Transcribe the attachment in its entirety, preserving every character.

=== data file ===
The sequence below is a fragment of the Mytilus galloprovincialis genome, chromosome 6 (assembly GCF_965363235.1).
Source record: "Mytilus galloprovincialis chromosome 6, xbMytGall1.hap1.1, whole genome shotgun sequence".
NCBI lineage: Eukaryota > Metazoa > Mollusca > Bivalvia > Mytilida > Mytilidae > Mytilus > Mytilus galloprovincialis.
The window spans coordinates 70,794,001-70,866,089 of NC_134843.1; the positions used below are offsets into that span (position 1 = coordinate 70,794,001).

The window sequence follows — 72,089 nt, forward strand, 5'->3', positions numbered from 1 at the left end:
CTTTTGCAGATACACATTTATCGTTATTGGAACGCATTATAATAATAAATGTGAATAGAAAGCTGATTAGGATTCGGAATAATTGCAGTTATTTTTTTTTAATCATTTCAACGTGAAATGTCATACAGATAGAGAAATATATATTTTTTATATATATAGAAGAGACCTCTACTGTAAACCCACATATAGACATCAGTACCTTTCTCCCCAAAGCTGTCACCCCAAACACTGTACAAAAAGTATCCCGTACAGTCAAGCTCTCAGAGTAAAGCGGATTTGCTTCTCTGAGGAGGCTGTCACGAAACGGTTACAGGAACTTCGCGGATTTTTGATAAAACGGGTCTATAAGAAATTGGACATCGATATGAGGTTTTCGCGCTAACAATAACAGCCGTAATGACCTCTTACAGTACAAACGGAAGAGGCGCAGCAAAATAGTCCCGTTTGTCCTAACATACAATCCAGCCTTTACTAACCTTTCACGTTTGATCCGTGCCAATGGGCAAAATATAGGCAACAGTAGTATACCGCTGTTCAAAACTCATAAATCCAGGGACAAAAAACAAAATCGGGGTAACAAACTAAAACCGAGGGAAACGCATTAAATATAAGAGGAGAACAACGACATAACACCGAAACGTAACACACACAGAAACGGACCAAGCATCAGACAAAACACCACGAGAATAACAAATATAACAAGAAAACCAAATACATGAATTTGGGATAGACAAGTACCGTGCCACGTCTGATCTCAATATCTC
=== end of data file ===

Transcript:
The sequence below is a fragment of the Mytilus galloprovincialis genome, chromosome 6 (assembly GCF_965363235.1).
Source record: "Mytilus galloprovincialis chromosome 6, xbMytGall1.hap1.1, whole genome shotgun sequence".
NCBI lineage: Eukaryota > Metazoa > Mollusca > Bivalvia > Mytilida > Mytilidae > Mytilus > Mytilus galloprovincialis.
The window spans coordinates 70,794,001-70,866,089 of NC_134843.1; the positions used below are offsets into that span (position 1 = coordinate 70,794,001).

The window sequence follows — 72,089 nt, forward strand, 5'->3', positions numbered from 1 at the left end:
CTTTTGCAGATACACATTTATCGTTATTGGAACGCATTATAATAATAAATGTGAATAGAAAGCTGATTAGGATTCGGAATAATTGCAGTTATTTTTTTTTAATCATTTCAACGTGAAATGTCATACAGATAGAGAAATATATATTTTTTATATATATAGAAGAGACCTCTACTGTAAACCCACATATAGACATCAGTACCTTTCTCCCCAAAGCTGTCACCCCAAACACTGTACAAAAAGTATCCCGTACAGTCAAGCTCTCAGAGTAAAGCGGATTTGCTTCTCTGAGGAGGCTGTCACGAAACGGTTACAGGAACTTCGCGGATTTTTGATAAAACGGGTCTATAAGAAATTGGACATCGATATGAGGTTTTCGCGCTAACAATAACAGCCGTAATGACCTCTTACAGTACAAACGGAAGAGGCGCAGCAAAATAGTCCCGTTTGTCCTAACATACAATCCAGCCTTTACTAACCTTTCACGTTTGATCCGTGCCAATGGGCAAAATATAGGCAACAGTAGTATACCGCTGTTCAAAACTCATAAATCCAGGGACAAAAAACAAAATCGGGGTAACAAACTAAAACCGAGGGAAACGCATTAAATATAAGAGGAGAACAACGACATAACACCGAAACGTAACACACACAGAAACGGACCAAGCATCAGACAAAACACCACGAGAATAACAAATATAACAAGAAAACCAAATACATGAATTTGGGATAGACAAGTACCGTGCCACGTCTGATCTCAATATCTC